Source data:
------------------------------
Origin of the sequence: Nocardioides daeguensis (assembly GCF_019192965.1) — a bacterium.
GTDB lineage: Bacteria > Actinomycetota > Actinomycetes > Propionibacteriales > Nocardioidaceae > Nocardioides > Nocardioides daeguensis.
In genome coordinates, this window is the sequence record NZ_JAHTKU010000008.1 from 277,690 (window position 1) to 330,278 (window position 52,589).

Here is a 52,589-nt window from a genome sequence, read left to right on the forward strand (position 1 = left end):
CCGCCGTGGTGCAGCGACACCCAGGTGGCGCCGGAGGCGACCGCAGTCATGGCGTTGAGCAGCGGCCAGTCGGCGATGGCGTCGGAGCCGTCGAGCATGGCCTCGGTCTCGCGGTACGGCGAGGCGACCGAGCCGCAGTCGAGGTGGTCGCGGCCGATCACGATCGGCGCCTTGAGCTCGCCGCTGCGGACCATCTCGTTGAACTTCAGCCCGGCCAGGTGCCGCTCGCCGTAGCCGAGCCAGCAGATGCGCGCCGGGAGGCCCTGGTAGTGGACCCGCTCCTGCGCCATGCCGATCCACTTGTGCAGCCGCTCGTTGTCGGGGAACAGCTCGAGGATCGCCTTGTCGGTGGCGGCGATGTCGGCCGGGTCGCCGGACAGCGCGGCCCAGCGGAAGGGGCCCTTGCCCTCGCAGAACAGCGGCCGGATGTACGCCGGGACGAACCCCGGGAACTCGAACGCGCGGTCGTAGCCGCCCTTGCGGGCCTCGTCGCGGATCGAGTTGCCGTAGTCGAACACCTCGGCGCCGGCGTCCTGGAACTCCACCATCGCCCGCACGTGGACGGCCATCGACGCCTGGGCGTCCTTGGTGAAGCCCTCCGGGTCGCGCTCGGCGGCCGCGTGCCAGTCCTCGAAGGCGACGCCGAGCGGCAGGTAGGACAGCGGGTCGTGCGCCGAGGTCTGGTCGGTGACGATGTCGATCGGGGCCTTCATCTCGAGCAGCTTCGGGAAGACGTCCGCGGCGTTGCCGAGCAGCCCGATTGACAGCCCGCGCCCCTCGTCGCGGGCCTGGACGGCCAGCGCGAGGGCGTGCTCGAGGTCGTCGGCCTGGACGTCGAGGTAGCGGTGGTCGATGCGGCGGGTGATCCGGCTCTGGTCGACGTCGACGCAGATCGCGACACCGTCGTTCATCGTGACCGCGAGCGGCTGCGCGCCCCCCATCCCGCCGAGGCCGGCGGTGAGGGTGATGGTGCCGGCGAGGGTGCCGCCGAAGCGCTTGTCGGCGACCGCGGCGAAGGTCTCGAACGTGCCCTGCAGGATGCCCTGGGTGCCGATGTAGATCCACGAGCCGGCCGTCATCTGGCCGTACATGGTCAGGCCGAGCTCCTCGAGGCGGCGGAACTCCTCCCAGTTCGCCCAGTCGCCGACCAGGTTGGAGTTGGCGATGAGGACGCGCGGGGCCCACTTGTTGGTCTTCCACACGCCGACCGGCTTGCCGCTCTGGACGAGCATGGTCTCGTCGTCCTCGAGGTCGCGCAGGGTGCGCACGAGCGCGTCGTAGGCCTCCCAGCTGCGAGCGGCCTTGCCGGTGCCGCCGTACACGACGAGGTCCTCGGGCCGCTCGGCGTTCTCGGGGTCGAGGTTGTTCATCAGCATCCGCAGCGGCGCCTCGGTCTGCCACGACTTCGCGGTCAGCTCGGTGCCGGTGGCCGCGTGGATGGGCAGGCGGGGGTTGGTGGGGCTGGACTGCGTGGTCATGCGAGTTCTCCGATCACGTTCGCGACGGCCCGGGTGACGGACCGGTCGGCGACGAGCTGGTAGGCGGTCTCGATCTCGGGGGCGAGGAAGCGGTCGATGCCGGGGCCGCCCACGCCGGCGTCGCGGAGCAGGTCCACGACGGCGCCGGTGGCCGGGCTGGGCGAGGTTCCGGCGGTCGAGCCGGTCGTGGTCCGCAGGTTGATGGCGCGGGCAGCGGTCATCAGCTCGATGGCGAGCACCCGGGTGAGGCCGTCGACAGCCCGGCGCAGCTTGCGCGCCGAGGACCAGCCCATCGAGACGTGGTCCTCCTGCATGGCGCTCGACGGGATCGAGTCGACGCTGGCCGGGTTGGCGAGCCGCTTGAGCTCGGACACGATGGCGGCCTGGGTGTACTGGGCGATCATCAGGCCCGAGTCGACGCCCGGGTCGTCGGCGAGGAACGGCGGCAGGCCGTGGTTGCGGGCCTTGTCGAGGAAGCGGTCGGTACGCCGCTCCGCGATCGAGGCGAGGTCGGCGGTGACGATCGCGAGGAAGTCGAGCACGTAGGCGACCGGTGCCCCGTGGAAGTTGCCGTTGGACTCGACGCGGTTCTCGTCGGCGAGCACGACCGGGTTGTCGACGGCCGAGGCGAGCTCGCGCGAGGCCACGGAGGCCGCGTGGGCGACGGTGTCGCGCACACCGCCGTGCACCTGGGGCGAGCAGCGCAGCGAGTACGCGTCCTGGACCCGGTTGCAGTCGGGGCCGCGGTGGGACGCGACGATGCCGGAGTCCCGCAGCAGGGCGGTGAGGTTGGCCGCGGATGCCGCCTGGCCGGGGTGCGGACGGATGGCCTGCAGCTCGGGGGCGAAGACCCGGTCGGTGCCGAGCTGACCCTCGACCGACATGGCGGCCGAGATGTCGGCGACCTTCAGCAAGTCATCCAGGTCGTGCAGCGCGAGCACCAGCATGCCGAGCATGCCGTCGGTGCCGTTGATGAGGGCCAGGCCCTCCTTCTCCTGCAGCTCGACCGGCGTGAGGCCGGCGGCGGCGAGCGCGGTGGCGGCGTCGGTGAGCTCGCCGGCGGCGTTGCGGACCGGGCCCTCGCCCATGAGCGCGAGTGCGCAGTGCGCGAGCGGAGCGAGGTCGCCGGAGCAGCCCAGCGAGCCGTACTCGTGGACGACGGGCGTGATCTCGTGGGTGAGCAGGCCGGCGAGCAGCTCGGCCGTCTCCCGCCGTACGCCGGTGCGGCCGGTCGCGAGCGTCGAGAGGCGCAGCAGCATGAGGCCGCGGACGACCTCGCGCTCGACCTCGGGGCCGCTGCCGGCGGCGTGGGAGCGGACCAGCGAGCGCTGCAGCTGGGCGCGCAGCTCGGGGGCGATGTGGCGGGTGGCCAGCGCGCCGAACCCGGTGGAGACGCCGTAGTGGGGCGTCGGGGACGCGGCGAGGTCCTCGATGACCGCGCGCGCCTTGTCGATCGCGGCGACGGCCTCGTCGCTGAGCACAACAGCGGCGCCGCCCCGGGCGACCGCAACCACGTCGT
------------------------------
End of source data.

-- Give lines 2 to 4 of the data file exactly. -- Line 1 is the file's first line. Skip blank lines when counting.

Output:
GTDB lineage: Bacteria > Actinomycetota > Actinomycetes > Propionibacteriales > Nocardioidaceae > Nocardioides > Nocardioides daeguensis.
In genome coordinates, this window is the sequence record NZ_JAHTKU010000008.1 from 277,690 (window position 1) to 330,278 (window position 52,589).

Here is a 52,589-nt window from a genome sequence, read left to right on the forward strand (position 1 = left end):